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TABB Group identifies six major criteria buy-side traders need to evaluate ETFs, baskets, stock index futures and OTC equity swaps

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There are six major criteria buy-side traders need to evaluate ETFs, baskets, stock index futures and OTC equity swaps, according to new research b

There are six major criteria buy-side traders need to evaluate ETFs, baskets, stock index futures and OTC equity swaps, according to new research by TABB Group.

A new report – The Optimal Implementation: ETFs, Futures and Swaps – says buy-side traders must carefully preserve alpha to help rebuild their investment performance records in the post-credit crisis environment.

‘Most traders have a choice of trading vehicles to implement a given trade, from ETFs to basket trades, from stock index futures contracts to OTC equity swaps,’ says Laurie Berke, a New York-based partner at TABB and author of the report. ‘The goal is to find the optimal fit between the characteristics of the trading vehicle and the goals of the underlying transaction..
 
Berke explains that if a comprehensive piece of software could sit on the desktop and run a comparative analysis across markets and asset classes to tell a buy-side equity trader how best to execute that order, she explains, at a minimum that software must highlight the cost/benefit differential between trading stocks, ETFs, futures and OTC equity swaps.  

‘To do so successfully, they would need to use six major criteria when choosing an implementation strategy: explicit costs, implicit costs, liquidity, operational complexity, counterparty risk and regulatory constraints,’ she says.
 
Unfortunately, though there is no software that traders can load to quantify fully which one of the six criteria is optimal for any given trade.  

‘There’s no analytic that shows a comprehensive comparison of the relative costs and benefits of one transaction over another,’ says Berke.  ‘And yet today’s trader has to know precisely how to compare the cost of an ETF to the cost of the underlying basket, all the while needing to understand financing and volatility charges included in the price of a swap transaction and the richness/cheapness of roll risk in the calendar spread on the stock index future.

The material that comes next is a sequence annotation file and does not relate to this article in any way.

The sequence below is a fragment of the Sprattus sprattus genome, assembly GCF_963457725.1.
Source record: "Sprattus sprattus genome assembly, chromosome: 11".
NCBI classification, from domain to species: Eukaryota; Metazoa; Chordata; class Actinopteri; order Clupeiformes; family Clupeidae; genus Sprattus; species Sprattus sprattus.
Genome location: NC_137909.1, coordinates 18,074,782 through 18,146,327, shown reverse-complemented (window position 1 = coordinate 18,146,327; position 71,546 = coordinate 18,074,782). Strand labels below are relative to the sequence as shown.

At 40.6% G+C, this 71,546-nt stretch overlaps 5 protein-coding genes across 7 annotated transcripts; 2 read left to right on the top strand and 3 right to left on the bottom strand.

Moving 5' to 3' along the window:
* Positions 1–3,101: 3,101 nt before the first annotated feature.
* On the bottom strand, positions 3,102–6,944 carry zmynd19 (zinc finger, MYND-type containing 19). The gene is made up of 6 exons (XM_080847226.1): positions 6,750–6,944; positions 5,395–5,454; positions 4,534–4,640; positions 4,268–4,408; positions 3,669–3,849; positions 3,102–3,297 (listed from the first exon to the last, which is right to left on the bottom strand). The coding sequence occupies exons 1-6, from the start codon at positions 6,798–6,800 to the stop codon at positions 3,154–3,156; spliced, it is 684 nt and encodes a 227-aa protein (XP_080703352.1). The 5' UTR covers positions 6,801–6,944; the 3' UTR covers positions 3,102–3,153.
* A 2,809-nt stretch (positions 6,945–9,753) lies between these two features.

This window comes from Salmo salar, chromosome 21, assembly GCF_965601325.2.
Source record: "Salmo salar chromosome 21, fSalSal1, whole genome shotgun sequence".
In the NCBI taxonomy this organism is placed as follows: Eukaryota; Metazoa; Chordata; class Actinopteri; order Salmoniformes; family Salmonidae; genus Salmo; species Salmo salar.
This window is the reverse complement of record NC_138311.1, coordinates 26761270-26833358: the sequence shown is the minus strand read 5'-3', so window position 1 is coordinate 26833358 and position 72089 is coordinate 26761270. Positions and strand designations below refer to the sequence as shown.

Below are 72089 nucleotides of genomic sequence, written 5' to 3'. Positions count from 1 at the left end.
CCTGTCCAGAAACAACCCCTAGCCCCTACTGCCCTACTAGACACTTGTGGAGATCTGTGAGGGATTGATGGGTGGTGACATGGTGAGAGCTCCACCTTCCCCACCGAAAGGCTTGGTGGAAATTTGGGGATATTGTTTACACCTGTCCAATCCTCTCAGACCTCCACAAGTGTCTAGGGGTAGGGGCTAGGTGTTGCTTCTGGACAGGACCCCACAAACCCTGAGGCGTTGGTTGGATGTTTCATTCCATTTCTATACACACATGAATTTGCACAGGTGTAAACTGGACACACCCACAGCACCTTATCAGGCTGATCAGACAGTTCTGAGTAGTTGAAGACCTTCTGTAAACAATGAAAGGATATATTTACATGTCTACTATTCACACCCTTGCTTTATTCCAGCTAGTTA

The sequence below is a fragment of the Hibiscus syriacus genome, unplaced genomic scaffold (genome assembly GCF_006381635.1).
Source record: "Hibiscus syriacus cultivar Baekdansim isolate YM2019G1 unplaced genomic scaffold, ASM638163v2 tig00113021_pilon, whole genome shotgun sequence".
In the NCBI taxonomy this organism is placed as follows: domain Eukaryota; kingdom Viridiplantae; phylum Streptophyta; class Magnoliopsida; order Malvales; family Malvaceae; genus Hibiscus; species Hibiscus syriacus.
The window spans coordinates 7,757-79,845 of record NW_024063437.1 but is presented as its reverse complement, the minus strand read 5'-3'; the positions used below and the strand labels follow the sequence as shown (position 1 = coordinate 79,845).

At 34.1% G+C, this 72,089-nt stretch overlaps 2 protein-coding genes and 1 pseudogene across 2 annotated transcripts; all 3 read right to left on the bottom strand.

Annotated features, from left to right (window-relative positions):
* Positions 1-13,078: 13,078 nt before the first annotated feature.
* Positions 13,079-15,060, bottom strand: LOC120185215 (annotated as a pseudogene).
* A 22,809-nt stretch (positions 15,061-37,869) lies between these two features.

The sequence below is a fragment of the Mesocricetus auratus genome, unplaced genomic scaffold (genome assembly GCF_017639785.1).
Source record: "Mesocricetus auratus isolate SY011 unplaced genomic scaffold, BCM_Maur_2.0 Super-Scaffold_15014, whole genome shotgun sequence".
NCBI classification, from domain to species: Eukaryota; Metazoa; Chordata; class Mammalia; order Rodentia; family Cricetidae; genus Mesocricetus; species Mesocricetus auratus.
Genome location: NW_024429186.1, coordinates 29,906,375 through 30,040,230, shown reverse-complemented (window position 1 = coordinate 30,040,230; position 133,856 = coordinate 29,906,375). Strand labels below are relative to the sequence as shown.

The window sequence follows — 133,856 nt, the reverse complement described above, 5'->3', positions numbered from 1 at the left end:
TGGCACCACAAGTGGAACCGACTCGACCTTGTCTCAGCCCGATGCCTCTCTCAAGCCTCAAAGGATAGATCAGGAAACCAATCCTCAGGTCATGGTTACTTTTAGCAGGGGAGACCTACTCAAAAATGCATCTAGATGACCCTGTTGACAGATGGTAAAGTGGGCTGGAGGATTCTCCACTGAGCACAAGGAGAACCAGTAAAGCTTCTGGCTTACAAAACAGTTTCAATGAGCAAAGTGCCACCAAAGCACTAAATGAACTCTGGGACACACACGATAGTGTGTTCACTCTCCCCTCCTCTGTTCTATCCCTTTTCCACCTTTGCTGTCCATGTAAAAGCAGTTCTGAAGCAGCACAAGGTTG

‘A buy-side trader also has to understand which implementation choice is optimal given a trade’s duration, market liquidity, the portfolio manager’s strategy and restrictions imposed by the client or regulators.’
 
Based on conversations and data obtained through interviews with buy-side traders at both hedge funds and traditional asset managers, as well as sell-side swaps desks, ETF desks, program trading desks and ETF algorithm providers, TABB’s research examines tremendous growth in the number and types of ETFs globally and the dramatic increase in daily volume and AuM for the most active ETF securities. It also evaluates liquidity in the listed stock index futures markets and the continuing growth in the popular “mini” contracts used institutions and high-frequency traders. In addition, it covers the advantages and disadvantages of the OTC equity swap market, from customization and duration to pricing and counterparty risk.   
 
‘While counterparty risk, basis points, volatility and liquidity and the ability to raise cash on-demand are all important today, selecting the appropriate asset class for a trade while staring down the barrel of fading assets under management and deeply wounded performance records requires adequate preparation and the correct choice of weaponry,’ says Berke.  ‘For most buy-side traders, the artillery choice is the way to win the war. To be forearmed is to be informed.’

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